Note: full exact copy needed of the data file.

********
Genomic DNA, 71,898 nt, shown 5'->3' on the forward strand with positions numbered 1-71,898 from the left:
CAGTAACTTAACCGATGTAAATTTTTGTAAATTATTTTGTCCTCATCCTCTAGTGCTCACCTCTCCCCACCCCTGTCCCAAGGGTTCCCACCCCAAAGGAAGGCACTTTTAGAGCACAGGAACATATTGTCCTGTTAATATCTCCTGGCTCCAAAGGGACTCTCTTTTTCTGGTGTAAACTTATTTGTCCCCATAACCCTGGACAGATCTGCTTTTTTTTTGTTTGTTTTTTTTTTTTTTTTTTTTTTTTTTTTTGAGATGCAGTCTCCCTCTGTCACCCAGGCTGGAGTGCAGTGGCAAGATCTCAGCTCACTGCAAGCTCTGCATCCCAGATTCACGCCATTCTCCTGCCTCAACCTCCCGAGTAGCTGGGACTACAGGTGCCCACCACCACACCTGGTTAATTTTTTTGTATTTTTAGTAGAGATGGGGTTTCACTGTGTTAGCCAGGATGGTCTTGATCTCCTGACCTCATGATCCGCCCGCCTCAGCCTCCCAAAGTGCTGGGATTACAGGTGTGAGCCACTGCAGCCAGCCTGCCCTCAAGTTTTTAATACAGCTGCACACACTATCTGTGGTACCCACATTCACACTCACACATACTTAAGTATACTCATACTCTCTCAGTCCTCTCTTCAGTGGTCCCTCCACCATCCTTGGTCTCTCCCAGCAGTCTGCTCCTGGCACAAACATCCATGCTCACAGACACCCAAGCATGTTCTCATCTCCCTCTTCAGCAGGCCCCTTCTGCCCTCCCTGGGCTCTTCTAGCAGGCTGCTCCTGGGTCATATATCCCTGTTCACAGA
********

Genomic DNA, 71,898 nt, shown 5'->3' on the forward strand with positions numbered 1-71,898 from the left:
CAGTAACTTAACCGATGTAAATTTTTGTAAATTATTTTGTCCTCATCCTCTAGTGCTCACCTCTCCCCACCCCTGTCCCAAGGGTTCCCACCCCAAAGGAAGGCACTTTTAGAGCACAGGAACATATTGTCCTGTTAATATCTCCTGGCTCCAAAGGGACTCTCTTTTTCTGGTGTAAACTTATTTGTCCCCATAACCCTGGACAGATCTGCTTTTTTTTTGTTTGTTTTTTTTTTTTTTTTTTTTTTTTTTTTTGAGATGCAGTCTCCCTCTGTCACCCAGGCTGGAGTGCAGTGGCAAGATCTCAGCTCACTGCAAGCTCTGCATCCCAGATTCACGCCATTCTCCTGCCTCAACCTCCCGAGTAGCTGGGACTACAGGTGCCCACCACCACACCTGGTTAATTTTTTTGTATTTTTAGTAGAGATGGGGTTTCACTGTGTTAGCCAGGATGGTCTTGATCTCCTGACCTCATGATCCGCCCGCCTCAGCCTCCCAAAGTGCTGGGATTACAGGTGTGAGCCACTGCAGCCAGCCTGCCCTCAAGTTTTTAATACAGCTGCACACACTATCTGTGGTACCCACATTCACACTCACACATACTTAAGTATACTCATACTCTCTCAGTCCTCTCTTCAGTGGTCCCTCCACCATCCTTGGTCTCTCCCAGCAGTCTGCTCCTGGCACAAACATCCATGCTCACAGACACCCAAGCATGTTCTCATCTCCCTCTTCAGCAGGCCCCTTCTGCCCTCCCTGGGCTCTTCTAGCAGGCTGCTCCTGGGTCATATATCCCTGTTCACAGA